Tong is still on the cutting edge
By Xu Zheng(China Daily)
Updated: 2017-05-18 07:14:41
Husband-and-wife pair Tong Jian and Pang Qing thrilled Chinese fans at the 2015 ISU World Figure Skating Championships in Shanghai. Now retired from competition, 37-year-old Tong is enjoying a successful business career, with his latest venture a new rink in Beijing. AFP File
China's icon of the ice now focusing his energy on building a business empire, writes Xinhua's Xu Zheng.
Chinese figure skating icon Tong Jian has blossomed into a successful businessman with the same ease and grace he demonstrated when gliding across the ice in his heyday.
And the man who married Pang Qing, with whom he won Olympic pairs silver (2010) and two world titles, is still an old romantic.
In keeping with the sport's tradition of naming the female skater first, the 37-year-old recently opened Pang Qing/Tong Jian Arena near the 5th Ring Road in eastern Beijing.
With a handpicked staff of 27, the charismatic Tong has high hopes for his new venture.
"As you can imagine, a team with such passion and dedication represents not only efficiency but, most importantly, getting results," said Tong, adding that family remains high on his list of priorities.
"Spending quality time with my family is very important to me. It is also during this time that I can relax and unwind."
Since skating into the competitive sunset in 2015, Tong has wasted no time building his business empire.
He first marketed a mobile application that provides users with information about figure skating and allows them to book lessons, catch up on the latest news and get professional instructions on form and technique. So far, it has raked in around 10 million yuan ($1.45 million), according to Tong.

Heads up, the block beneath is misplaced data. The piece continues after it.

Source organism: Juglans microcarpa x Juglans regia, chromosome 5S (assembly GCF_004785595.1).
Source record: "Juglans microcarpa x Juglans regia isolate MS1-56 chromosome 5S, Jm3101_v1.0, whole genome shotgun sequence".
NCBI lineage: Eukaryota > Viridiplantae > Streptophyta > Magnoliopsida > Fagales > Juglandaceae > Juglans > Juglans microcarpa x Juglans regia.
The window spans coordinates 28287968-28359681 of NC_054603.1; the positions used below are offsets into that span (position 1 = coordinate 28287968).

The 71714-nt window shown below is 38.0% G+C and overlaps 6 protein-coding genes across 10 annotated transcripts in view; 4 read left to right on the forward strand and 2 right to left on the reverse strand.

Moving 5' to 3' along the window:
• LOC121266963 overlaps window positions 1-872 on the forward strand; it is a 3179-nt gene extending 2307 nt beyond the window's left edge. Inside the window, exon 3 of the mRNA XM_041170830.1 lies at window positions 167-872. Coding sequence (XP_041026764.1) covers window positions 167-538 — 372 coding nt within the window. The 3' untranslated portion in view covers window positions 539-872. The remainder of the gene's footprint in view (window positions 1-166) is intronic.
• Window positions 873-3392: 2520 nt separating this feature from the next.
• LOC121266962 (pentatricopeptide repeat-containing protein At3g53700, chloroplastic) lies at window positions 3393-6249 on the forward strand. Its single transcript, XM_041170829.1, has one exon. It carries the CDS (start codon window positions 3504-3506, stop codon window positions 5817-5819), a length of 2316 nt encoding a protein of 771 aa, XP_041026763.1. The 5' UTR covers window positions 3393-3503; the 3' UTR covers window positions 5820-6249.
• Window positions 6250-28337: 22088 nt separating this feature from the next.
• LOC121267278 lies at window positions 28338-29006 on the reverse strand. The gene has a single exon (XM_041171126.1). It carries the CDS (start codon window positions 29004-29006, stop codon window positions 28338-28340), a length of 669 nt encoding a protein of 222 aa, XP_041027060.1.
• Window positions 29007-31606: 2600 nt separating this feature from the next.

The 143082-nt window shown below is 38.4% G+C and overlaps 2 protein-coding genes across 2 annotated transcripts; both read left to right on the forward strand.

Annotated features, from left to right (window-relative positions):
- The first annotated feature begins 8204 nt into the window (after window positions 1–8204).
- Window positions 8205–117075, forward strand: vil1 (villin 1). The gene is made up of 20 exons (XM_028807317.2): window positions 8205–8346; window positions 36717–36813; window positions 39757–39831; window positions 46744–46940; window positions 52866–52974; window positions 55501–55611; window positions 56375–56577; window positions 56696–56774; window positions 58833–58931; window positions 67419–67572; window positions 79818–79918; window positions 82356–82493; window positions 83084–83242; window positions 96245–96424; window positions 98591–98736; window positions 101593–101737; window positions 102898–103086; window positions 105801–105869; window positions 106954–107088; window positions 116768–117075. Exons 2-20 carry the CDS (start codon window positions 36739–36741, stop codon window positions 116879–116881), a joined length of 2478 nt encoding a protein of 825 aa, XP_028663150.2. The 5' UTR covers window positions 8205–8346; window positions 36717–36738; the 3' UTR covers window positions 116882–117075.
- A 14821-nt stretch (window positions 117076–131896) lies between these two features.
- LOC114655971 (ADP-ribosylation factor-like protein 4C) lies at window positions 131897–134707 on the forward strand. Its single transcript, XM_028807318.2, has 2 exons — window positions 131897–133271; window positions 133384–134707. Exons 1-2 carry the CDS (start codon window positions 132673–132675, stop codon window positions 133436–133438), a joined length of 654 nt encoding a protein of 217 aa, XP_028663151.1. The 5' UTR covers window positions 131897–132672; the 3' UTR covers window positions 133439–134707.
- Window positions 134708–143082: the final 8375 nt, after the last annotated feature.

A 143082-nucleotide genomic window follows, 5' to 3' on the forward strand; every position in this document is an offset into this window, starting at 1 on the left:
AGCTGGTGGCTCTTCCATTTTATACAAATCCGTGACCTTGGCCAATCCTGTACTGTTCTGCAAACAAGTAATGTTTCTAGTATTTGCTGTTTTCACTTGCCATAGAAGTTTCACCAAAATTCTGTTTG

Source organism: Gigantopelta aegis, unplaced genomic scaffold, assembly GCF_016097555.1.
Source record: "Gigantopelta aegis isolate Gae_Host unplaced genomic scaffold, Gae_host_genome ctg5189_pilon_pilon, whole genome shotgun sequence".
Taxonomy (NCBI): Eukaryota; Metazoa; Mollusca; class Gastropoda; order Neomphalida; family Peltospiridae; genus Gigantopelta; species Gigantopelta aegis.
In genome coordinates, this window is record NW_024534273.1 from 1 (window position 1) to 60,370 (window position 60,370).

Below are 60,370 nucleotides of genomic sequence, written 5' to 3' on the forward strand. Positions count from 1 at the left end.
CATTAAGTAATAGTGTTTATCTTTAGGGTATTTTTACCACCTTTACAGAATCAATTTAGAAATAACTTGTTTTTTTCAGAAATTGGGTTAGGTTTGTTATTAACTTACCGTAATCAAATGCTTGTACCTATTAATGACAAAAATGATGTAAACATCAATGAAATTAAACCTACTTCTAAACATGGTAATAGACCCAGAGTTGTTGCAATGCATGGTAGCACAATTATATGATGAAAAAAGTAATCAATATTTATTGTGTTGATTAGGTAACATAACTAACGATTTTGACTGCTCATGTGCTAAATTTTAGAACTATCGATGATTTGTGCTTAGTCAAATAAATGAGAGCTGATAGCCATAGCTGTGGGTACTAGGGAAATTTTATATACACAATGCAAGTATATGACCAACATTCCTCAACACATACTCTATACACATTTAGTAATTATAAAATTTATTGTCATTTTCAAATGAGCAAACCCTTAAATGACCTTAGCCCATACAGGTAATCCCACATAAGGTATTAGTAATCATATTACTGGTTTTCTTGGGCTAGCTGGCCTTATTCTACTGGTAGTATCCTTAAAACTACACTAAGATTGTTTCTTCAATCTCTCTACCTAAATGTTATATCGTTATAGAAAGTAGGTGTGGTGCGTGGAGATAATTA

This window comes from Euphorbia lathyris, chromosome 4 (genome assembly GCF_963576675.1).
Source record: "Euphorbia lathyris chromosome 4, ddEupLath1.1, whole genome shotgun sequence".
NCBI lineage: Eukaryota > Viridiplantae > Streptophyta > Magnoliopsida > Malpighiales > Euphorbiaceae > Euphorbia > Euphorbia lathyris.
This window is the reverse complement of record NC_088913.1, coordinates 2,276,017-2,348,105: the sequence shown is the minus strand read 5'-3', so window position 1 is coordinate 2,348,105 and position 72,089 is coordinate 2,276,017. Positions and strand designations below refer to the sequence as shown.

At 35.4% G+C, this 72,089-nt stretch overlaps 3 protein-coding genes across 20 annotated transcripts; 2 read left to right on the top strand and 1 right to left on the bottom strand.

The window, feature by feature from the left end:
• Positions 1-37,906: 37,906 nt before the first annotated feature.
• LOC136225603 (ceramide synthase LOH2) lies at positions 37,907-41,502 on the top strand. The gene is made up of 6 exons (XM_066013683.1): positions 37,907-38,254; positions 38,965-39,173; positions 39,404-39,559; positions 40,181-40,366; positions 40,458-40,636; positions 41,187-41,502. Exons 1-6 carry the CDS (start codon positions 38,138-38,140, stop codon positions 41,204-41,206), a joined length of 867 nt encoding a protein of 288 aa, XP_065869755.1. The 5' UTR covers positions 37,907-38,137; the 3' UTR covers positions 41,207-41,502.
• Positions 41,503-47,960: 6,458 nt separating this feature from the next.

"I'd actually been wanting to do this since 2010," he said. "We've had an astonishing career, and now I want this new project to introduce the greatness of skating to more and more people."
Tong's dizzying array of activities doesn't stop there. He also teaches private lessons, and, after tucking his son into bed, spends the remaining hours of the day on another project: a touring ice show that portrays different elements of Chinese culture.
"China has not yet seen a meaningful performance that showcases its culture in the form of figure skating," said Tong.
"From the storyline to music to the production, I wish to create something that incorporates Chinese elements and showcases them on a global stage."
Tong is also finishing an EMBA at Peking University. He's currently writing his thesis, motivated by his thirst for knowledge.
"I went to school wanting answers, not as a way to fill unused hours out of the day," he said.
"I strategized my business plan long before retirement, so going to school was a given.
"There are so many things to be learned other than just theory. I wanted to broaden my perspective and observe more of what is out there to attain my goals."
To help professional athletes prepare for life after sports, Tong's company has also joined the Chinese State General Administration of Sports in a policy-support program to ensure employment opportunities.
"I am very fortunate to have what I have today; I am working hard so I can help more professional athletes to live to their fullest potential outside of the competitive world," he said.
Although retirement can be a black hole for some athletes, Tong's jam-packed schedule proves that, with the right planning and motivation, it can be the start of an exciting new chapter.